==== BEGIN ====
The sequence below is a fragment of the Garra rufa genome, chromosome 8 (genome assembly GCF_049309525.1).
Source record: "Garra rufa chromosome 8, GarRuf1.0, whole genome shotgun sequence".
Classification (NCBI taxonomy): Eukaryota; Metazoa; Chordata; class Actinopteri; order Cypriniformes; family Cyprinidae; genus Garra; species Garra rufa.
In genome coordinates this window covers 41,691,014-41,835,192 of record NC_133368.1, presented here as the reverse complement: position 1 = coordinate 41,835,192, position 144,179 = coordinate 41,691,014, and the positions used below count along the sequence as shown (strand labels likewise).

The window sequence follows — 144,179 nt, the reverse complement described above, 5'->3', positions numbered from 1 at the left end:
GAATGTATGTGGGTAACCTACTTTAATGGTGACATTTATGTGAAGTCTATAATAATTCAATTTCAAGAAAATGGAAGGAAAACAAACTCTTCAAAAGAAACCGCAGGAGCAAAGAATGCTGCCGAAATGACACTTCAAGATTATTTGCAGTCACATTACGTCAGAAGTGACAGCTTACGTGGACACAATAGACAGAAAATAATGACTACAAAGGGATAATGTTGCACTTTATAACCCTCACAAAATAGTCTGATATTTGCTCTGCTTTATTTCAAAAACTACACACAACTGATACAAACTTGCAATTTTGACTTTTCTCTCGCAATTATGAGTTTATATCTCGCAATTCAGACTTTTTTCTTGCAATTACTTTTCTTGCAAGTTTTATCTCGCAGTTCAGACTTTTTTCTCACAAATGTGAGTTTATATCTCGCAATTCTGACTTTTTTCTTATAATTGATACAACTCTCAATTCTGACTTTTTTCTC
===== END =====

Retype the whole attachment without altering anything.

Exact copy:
The sequence below is a fragment of the Garra rufa genome, chromosome 8 (genome assembly GCF_049309525.1).
Source record: "Garra rufa chromosome 8, GarRuf1.0, whole genome shotgun sequence".
Classification (NCBI taxonomy): Eukaryota; Metazoa; Chordata; class Actinopteri; order Cypriniformes; family Cyprinidae; genus Garra; species Garra rufa.
In genome coordinates this window covers 41,691,014-41,835,192 of record NC_133368.1, presented here as the reverse complement: position 1 = coordinate 41,835,192, position 144,179 = coordinate 41,691,014, and the positions used below count along the sequence as shown (strand labels likewise).

The window sequence follows — 144,179 nt, the reverse complement described above, 5'->3', positions numbered from 1 at the left end:
GAATGTATGTGGGTAACCTACTTTAATGGTGACATTTATGTGAAGTCTATAATAATTCAATTTCAAGAAAATGGAAGGAAAACAAACTCTTCAAAAGAAACCGCAGGAGCAAAGAATGCTGCCGAAATGACACTTCAAGATTATTTGCAGTCACATTACGTCAGAAGTGACAGCTTACGTGGACACAATAGACAGAAAATAATGACTACAAAGGGATAATGTTGCACTTTATAACCCTCACAAAATAGTCTGATATTTGCTCTGCTTTATTTCAAAAACTACACACAACTGATACAAACTTGCAATTTTGACTTTTCTCTCGCAATTATGAGTTTATATCTCGCAATTCAGACTTTTTTCTTGCAATTACTTTTCTTGCAAGTTTTATCTCGCAGTTCAGACTTTTTTCTCACAAATGTGAGTTTATATCTCGCAATTCTGACTTTTTTCTTATAATTGATACAACTCTCAATTCTGACTTTTTTCTC